I confess I do not know the answer. But somebody does. Whoever you are I say to you, if you’re going to play God with our lives then make yourself known to us. Make yourself or yourselves known to ME! I want to meet you. I want to understand your motives; to understand just what drives your sick, indulgent, deluded fantasy. It seems to me that what you are doing is similar to what the Nazis were doing during the Second World War.

Come out, come out wherever you are!

You see friends, science will not stop at Down’s syndrome. Oh you can bet right now that somewhere in some laboratory there are people working hard at decoding other “disabilities”. They are not there yet but when they find a way of detecting blindness, deafness, autistic spectrum disorder (yes, these may not be caused by the presence or otherwise of a chromosome but that won’t stop them) or any other disability, there will be the same pressure exerted to terminate. Unfortunately for people with Down’s syndrome, the decoding of the syndrome has given scientists something to play with.

However, just because someone invented a gun, doesn’t mean we have to use it to kill people. Likewise, having the science to detect Down’s syndrome does not mean that we should use it to kill unborn babies, just because we can. As with all aspects of our lives we must balance our understanding and our knowledge with our actions.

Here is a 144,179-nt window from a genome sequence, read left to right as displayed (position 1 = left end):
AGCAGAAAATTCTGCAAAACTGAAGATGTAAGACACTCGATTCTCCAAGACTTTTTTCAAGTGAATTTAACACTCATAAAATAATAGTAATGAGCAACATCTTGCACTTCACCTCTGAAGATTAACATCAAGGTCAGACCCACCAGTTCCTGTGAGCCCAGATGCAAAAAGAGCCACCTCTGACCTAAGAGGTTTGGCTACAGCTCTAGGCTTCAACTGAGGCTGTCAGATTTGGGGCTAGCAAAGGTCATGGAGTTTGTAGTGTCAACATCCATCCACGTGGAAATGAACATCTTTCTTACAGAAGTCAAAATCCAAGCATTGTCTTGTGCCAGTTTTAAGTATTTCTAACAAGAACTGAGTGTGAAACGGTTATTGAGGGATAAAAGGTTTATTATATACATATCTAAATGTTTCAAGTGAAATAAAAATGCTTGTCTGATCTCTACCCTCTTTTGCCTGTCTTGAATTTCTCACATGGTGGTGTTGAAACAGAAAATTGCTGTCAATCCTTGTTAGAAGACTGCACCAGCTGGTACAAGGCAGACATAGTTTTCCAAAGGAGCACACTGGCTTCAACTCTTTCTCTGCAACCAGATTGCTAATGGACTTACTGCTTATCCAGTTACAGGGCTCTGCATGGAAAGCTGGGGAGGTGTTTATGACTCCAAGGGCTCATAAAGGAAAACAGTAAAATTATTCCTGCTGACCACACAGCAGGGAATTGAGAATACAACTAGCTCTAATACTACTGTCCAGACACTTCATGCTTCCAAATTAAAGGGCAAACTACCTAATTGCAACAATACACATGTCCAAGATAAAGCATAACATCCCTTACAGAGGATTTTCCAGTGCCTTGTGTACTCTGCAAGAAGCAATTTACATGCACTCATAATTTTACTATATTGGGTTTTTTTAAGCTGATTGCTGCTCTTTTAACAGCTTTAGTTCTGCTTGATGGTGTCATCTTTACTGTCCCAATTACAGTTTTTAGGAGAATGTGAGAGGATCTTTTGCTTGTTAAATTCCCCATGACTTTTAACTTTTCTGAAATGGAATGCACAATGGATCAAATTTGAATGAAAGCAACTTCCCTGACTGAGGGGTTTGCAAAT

People with Down’s syndrome have had a raw deal. They were not legally obliged to an education until the early 1970s and having had a daughter with Down’s syndrome in the education system since 1996 I can categorically confirm that our society continues to fail people with Down’s syndrome by not meeting their needs adequately. All of this means that we have not seen the best of people with Down’s syndrome yet! But over the past 20 years we have seen people with Down’s syndrome make huge strides in qualifications, jobs, independence, relationships – pretty much everything the rest of us do. So why have they been demonised? Because there are too many people who still relate to people with Down’s syndrome as they were before they were allowed an education.

I have friends with a child with Down’s syndrome who will say until their very last breath leaves their body, that having that child, yes that child with Down’s syndrome, has made them a better person and they would not choose an alternative way of living even if they could. And I stand alongside them in this.

When will these people who have set themselves up as a god realise that people with Down’s syndrome make a huge contribution to society? When will they realise that every life is valuable and worth far more than any of us see from the limited perspective of a man-made label?

So whoever you are, show yourself. Stop hiding, you coward.

But you won’t. You can’t. You dare not admit that you might, just might, be wrong. So instead of taking an opportunity to change the world and face up to an uncomfortable truth you will continue to sacrifice the innocent and hide behind a convenient lie.

Saturday, 4 April 2015

Easter Lambs

It was a rare weekend away but where to go? Everything inside me wanted to head for the coast; for the sound of the waves crashing on the shore, for the wind to blow through my hair (well, ok, for the wind to blow by my head, about the place where my hair used to be, if you want to be pedantic about such things) - it's invigorating all the same! I love the coast, being there really does restore my soul, although I am a bit of a snob and it has to be rugged coastline, somewhere like North Cornwall, South-West Wales or the West coast of Scotland (other coastlines are available, please see your nearest tourist information centre for details).